5 skills you need to work in supply-constrained land markets

  • Developers, investors and landowners speak different languages -- learn them all.
  • Good brokers add context to stop clients from getting bogged down by technical details.
  • Treat your time as the most precious commodity you own.

Big plans for business in 2018?
Give yourself the tools to own the new year at Connect SF, July 17-20, 2018

During my career as a residential land broker, I was half-jokingly counseled by many veterans to quit while I was still young.

I was also shown the upside of land brokerage by one of those veterans: In my first year on the job, the lead broker in my office put a single deal worth $100 million into escrow.

He had been at it for almost 10 years and the market was hot that year — but when he started it took him three years to close his first land deal.

After more than two years on the job, through experience and observation, here are the skills and knowledge that I’ve found you need to be a successful residential land broker in a highly competitive market.

1. The ability to establish relationships

It may seem generic to all real estate agents, but a land broker needs to know how to talk to his or her specific set of buyers (investors and homebuilders) and sellers (developers and landowners).

You’ll be dealing with highly sophisticated clientele in finance and homebuilding — as well as farmers, who may own land but know very little about development.

Knowing how to dress and behave in front of the wide range of people you’ll need to impress is no small task.

2. Finance, construction, development knowledge to bridge the gap between parties

Most landowners aren’t aware of the metrics — profit margin, return hurdles, return on investment (ROI) — that builders require to get money from their investment committee to buy a deal.

To close a deal, you’re going to have to communicate to your landowner, who knows very little about finance, why the builder’s investment profile matters.

This requires a precise understanding of finance, development and construction.

3. Applying market knowledge in project design

To get hired by developers, you’re going to need more than the ability to call builders.

The most successful land brokers double as marketing consultants. They stay up-to-date on specific market trends so they can tell their developer clients in which markets they should splurge on high-end architecture and in which markets they should dial it back.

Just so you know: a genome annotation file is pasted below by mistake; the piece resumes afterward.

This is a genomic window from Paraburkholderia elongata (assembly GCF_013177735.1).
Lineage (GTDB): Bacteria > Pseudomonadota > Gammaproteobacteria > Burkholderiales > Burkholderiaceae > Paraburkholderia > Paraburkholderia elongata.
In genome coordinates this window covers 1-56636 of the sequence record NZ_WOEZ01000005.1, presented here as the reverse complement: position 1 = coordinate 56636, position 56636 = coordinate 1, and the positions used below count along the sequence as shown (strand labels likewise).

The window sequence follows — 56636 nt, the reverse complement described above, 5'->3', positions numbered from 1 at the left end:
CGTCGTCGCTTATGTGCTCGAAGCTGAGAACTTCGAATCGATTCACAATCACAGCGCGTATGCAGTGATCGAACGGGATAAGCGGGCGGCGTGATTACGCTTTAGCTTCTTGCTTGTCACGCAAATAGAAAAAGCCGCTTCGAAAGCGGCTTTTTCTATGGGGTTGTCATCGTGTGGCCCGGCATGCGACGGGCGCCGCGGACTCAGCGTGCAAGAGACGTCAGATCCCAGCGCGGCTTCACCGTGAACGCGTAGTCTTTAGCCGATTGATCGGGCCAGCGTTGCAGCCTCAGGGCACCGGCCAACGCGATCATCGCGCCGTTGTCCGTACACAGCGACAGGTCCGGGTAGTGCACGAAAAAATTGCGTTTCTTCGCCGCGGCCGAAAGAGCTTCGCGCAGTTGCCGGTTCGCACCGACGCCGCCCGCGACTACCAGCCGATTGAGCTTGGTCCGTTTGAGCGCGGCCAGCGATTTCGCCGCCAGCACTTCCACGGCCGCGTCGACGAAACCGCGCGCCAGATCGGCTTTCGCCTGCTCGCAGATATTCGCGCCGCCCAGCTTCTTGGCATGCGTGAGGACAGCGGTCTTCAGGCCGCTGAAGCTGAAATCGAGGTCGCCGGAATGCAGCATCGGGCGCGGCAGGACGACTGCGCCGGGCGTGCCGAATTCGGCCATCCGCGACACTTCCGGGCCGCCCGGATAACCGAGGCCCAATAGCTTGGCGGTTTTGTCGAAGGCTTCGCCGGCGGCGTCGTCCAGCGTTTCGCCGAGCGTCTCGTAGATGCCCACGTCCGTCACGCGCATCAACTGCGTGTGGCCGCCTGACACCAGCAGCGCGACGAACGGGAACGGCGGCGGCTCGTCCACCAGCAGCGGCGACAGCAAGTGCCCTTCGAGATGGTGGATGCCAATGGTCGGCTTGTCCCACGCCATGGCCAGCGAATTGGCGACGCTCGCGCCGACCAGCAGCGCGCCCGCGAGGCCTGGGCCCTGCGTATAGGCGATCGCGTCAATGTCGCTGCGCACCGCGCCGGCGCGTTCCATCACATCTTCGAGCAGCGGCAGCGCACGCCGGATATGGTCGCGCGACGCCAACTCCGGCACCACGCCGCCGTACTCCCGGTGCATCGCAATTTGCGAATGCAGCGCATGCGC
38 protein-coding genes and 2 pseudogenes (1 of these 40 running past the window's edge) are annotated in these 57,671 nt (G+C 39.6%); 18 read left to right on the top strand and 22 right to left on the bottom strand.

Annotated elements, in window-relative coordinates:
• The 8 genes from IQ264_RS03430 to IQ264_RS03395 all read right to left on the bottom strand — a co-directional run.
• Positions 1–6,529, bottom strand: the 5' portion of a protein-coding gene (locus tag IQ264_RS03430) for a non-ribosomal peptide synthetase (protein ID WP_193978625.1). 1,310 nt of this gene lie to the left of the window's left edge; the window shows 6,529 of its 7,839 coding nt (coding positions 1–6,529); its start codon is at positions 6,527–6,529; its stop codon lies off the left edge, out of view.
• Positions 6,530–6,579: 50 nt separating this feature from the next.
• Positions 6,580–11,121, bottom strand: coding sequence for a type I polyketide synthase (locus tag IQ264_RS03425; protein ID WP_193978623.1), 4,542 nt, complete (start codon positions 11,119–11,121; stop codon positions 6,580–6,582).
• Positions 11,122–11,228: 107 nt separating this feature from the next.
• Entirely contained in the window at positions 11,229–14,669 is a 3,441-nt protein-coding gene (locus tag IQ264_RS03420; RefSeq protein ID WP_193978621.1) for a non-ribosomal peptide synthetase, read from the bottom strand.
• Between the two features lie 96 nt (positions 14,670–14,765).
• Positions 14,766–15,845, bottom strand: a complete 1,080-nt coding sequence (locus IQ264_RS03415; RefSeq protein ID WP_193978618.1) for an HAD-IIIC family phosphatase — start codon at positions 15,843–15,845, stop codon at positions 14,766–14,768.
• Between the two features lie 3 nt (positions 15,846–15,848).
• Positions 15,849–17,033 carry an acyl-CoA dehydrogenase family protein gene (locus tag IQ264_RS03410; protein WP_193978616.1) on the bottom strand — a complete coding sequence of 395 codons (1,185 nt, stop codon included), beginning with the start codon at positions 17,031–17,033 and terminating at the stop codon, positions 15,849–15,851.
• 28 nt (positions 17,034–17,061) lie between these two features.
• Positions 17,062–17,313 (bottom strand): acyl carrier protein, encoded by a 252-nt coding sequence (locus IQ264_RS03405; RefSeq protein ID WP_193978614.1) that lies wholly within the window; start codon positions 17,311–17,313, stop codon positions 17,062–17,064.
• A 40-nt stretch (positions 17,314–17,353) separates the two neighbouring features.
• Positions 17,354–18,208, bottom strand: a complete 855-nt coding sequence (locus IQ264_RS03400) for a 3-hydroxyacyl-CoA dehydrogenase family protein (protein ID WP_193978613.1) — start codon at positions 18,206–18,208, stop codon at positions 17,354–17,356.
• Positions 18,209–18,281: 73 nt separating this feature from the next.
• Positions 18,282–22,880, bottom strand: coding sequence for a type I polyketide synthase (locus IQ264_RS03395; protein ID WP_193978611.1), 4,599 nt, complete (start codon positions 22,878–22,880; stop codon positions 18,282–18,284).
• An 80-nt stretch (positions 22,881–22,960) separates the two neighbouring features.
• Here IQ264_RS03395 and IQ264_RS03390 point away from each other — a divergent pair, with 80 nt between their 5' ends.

Developers can only be experts in so many things; good land brokers learn the skills a developer lacks so they can become an indispensable part of the team.

4. Mental toughness

Real estate is a cyclical industry, and land is an inherently leveraged asset. This means that when things go bad for the home market, things go really bad for the land market.

In good times, full-time land brokers live off one to three deals a year. In bad times, competent brokers may make nothing. (The same broker who closed all those deals the year I came on also went eight months without a paycheck.)

The thing I underestimated most was the ability to stay sane and continue with countless calls, letters, emails and meetings resulting in no paycheck for month after month.

5. A top-notch B.S. detector

Real estate is infamous for its tendency to breed con artists and schemers. With the money at stake and the ability of anyone to call themselves a developer, this goes double for anyone in the building industry.

At best, they will waste your time — at worst, they will drag your name through the mud.

Land deals in supply-constrained markets are rare. Even the most successful broker in a hot market maxes out at around five deals a year.

Time is your most precious commodity, and the ability to root out time-wasters is paramount.

As with any real estate agent, you need to find your own style. I’ve met successful brokers who were deeply analytical and soft-spoken, while others were outspoken and relationship-driven. Some spent time cultivating a few solid relationships and others spread their net wide.

You’ll have to leverage your own strengths and find methods that make you successful. But developing these five skill sets are a great place to start.

Chris Meyer is the founder of CM Business Writing in San Francisco. Connect with him on LinkedIn.

Email Chris Meyer